Wednesday, May 25, 2011

Bruins Continue Successful Run Against Hatters

In Belmont's 15-3 defeat of Stetson in the first game of the 2011 Atlantic Sun Baseball Championships, the Bruins evened the all-time series at 16, but the recently history of this 10-year rivalry has tilted heavily northward as with Wednesday's win, the Bruins improved to 13-4 vs the Hatters over the last five years.

From the day the schedule was unveiled, Belmont knew its A-Sun regular season would conclude with a trip to DeLand. That trip looked more daunting after the Hatters opened the year with a three-game sweep of Georgia and compiled a 26-7 home record while the Bruins opened 3-8 in league play.

The Bruins got hot and won 11 of 13 conference contests and could have entered the Stetson series with a cushion on seventh-place FGCU but dropped two of three to the Eagles in the series immediately preceding the showdown with the Hatters. After a loss in the Thursday contest cut the Bruin advantage on the Eagles to one game, Matt Hamann and Nate Woods pitched the Bruins into the championship field with consecutive wins. The duo held the Hatters to only three earned runs in 13 innings of work.

"We got off to such a rough start in early conference play that we’ve almost been in a must-win situation for the last month, month-and-a-half," Belmont head coach Dave Jarvis said. "Our kids have responded to that. We’ve got really great upper classmen…and they’ve just turned our team around by their will. I think today was a reflection of that."

After beating the Hatters with is arm, Woods used his glove and bat to help secure victory. His acrobatic catch against the fence in fourth served as a prelude to his two-run home run in back-breaking fifth inning in which the Bruins extended a 3-0 lead to 7-0.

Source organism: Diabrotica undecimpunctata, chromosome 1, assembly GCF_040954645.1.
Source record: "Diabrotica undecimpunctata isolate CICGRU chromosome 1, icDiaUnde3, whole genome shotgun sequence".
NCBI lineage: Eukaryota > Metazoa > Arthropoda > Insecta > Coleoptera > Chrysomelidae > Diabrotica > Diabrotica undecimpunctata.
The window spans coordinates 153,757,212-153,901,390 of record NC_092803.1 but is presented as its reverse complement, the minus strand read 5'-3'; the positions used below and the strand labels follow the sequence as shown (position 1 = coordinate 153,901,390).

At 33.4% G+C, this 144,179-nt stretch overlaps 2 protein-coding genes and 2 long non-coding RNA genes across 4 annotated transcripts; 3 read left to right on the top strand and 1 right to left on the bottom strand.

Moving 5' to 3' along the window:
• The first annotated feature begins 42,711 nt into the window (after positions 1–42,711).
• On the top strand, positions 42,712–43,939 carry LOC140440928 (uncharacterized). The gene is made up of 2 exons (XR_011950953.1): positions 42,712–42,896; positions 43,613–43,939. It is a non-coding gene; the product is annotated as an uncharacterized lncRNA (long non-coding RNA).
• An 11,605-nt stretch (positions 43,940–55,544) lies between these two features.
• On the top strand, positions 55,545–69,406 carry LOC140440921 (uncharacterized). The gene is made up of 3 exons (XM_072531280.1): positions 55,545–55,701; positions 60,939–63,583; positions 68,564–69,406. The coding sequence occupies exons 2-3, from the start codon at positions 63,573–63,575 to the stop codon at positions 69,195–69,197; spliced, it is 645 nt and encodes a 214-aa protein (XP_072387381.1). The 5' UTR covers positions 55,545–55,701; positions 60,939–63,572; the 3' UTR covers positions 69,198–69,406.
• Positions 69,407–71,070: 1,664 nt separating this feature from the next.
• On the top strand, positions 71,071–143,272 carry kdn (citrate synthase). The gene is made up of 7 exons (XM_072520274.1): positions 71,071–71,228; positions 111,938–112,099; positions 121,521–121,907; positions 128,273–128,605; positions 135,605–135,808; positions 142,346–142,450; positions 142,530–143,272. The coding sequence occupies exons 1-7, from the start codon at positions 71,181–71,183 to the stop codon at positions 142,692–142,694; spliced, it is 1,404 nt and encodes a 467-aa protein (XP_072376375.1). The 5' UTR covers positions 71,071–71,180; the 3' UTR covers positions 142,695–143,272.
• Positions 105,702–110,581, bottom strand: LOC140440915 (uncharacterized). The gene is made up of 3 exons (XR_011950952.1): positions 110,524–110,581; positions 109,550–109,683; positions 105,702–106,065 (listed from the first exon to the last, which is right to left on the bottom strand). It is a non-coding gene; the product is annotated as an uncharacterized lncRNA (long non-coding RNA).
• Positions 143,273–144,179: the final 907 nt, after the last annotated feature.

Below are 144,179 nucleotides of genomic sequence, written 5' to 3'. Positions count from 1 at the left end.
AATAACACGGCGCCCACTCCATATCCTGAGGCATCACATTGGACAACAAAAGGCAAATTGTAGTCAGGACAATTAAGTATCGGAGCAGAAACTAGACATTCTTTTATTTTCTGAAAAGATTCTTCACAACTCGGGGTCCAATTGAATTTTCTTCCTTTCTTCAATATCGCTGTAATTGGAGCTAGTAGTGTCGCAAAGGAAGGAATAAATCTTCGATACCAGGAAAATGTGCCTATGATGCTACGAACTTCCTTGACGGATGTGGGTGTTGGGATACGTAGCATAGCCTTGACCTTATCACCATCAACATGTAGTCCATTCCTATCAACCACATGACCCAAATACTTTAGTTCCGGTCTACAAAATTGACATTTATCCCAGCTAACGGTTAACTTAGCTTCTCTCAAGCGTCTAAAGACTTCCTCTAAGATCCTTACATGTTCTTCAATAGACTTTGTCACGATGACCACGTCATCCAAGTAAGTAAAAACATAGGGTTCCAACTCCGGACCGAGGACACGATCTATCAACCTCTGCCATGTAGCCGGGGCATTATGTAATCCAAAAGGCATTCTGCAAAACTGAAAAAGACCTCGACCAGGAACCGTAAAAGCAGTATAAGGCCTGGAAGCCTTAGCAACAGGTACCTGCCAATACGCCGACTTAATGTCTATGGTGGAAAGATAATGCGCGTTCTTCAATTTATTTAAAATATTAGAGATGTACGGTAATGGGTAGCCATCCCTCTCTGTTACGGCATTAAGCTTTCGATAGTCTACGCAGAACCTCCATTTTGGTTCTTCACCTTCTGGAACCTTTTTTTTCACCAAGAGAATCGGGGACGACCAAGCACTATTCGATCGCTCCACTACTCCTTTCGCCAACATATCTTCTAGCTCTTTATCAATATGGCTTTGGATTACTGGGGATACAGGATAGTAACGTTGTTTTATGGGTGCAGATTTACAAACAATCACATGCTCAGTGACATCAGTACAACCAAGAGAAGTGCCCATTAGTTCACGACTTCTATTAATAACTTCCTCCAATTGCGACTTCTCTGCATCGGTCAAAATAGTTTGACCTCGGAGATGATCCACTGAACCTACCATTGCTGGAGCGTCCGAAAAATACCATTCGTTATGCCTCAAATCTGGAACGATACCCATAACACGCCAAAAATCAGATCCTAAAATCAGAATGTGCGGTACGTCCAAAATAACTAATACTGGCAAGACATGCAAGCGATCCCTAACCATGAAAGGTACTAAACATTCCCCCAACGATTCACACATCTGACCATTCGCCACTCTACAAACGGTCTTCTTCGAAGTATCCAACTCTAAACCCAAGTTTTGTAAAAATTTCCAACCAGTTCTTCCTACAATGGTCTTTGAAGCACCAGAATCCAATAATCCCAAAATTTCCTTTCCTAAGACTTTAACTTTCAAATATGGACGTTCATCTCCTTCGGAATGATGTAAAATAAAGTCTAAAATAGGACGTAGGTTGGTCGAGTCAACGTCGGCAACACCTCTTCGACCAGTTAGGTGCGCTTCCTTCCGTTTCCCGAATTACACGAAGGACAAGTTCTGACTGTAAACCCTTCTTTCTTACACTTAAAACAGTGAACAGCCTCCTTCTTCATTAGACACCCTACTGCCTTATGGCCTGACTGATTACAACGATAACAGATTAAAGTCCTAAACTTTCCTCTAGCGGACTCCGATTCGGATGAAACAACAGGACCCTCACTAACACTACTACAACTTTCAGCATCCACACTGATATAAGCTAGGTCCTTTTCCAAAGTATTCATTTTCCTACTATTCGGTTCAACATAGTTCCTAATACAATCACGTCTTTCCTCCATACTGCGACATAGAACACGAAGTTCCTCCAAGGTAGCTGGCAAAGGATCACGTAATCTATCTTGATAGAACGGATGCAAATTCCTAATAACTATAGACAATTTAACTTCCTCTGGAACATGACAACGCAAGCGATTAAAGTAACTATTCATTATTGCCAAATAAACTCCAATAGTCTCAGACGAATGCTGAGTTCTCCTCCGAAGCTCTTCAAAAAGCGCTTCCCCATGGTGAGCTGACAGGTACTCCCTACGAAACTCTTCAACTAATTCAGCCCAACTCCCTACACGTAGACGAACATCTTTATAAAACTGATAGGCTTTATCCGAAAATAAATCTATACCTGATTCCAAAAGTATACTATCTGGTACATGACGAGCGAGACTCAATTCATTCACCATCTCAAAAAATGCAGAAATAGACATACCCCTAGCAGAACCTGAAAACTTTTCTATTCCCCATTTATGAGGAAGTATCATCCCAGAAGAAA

"[That catch] knocked the wind out of me, my lip almost caught on the fence like getting caught like a fish," Woods said. "I’m just glad I came out alive."

Hamann took to the mound on Wednesday and came close to matching his eight-inning, two-run effort from five days earlier. He took carried a no-hitter through 4.2 innings and turned in a six-inning, one-run effort to claim a school-record-tying ninth win.

"Matt’s mental toughness is incomparable," Jarvis said. "We took him from the back end of our bullpen in an extremely valuable role…our starting pitching was faltering and he stepped forward. We teamed [him and Josh Davis] with Chase Brookshire on our weekends and that’s been our difference."

With Brookshire waiting to pitch in Belmont's upcoming game, perhaps the Bruins could be lined up for a long week in the Championship.

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